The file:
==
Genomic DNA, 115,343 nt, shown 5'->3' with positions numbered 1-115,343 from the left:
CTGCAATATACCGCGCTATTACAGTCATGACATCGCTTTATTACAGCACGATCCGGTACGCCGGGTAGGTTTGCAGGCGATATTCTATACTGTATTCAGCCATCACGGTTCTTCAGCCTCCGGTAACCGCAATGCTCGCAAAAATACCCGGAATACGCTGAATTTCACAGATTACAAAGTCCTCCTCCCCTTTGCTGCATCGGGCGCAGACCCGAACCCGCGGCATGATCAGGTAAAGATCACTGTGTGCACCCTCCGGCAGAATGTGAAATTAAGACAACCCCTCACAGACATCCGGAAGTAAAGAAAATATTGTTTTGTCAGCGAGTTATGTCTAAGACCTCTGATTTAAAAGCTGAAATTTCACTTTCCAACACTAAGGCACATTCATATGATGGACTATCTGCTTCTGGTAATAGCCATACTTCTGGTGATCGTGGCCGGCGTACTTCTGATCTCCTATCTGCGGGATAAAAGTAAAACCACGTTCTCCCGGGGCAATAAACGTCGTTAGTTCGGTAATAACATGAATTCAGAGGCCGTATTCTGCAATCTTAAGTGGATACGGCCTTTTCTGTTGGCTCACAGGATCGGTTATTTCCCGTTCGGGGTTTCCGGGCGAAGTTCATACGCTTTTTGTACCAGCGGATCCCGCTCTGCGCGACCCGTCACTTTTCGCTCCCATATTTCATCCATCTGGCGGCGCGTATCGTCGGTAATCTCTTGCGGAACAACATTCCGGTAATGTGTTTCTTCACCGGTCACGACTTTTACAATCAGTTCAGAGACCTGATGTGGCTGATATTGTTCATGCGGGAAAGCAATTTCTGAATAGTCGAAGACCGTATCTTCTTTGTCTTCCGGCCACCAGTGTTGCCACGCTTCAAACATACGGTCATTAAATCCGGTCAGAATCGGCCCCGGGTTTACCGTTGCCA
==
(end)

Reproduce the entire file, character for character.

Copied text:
Genomic DNA, 115,343 nt, shown 5'->3' with positions numbered 1-115,343 from the left:
CTGCAATATACCGCGCTATTACAGTCATGACATCGCTTTATTACAGCACGATCCGGTACGCCGGGTAGGTTTGCAGGCGATATTCTATACTGTATTCAGCCATCACGGTTCTTCAGCCTCCGGTAACCGCAATGCTCGCAAAAATACCCGGAATACGCTGAATTTCACAGATTACAAAGTCCTCCTCCCCTTTGCTGCATCGGGCGCAGACCCGAACCCGCGGCATGATCAGGTAAAGATCACTGTGTGCACCCTCCGGCAGAATGTGAAATTAAGACAACCCCTCACAGACATCCGGAAGTAAAGAAAATATTGTTTTGTCAGCGAGTTATGTCTAAGACCTCTGATTTAAAAGCTGAAATTTCACTTTCCAACACTAAGGCACATTCATATGATGGACTATCTGCTTCTGGTAATAGCCATACTTCTGGTGATCGTGGCCGGCGTACTTCTGATCTCCTATCTGCGGGATAAAAGTAAAACCACGTTCTCCCGGGGCAATAAACGTCGTTAGTTCGGTAATAACATGAATTCAGAGGCCGTATTCTGCAATCTTAAGTGGATACGGCCTTTTCTGTTGGCTCACAGGATCGGTTATTTCCCGTTCGGGGTTTCCGGGCGAAGTTCATACGCTTTTTGTACCAGCGGATCCCGCTCTGCGCGACCCGTCACTTTTCGCTCCCATATTTCATCCATCTGGCGGCGCGTATCGTCGGTAATCTCTTGCGGAACAACATTCCGGTAATGTGTTTCTTCACCGGTCACGACTTTTACAATCAGTTCAGAGACCTGATGTGGCTGATATTGTTCATGCGGGAAAGCAATTTCTGAATAGTCGAAGACCGTATCTTCTTTGTCTTCCGGCCACCAGTGTTGCCACGCTTCAAACATACGGTCATTAAATCCGGTCAGAATCGGCCCCGGGTTTACCGTTGCCA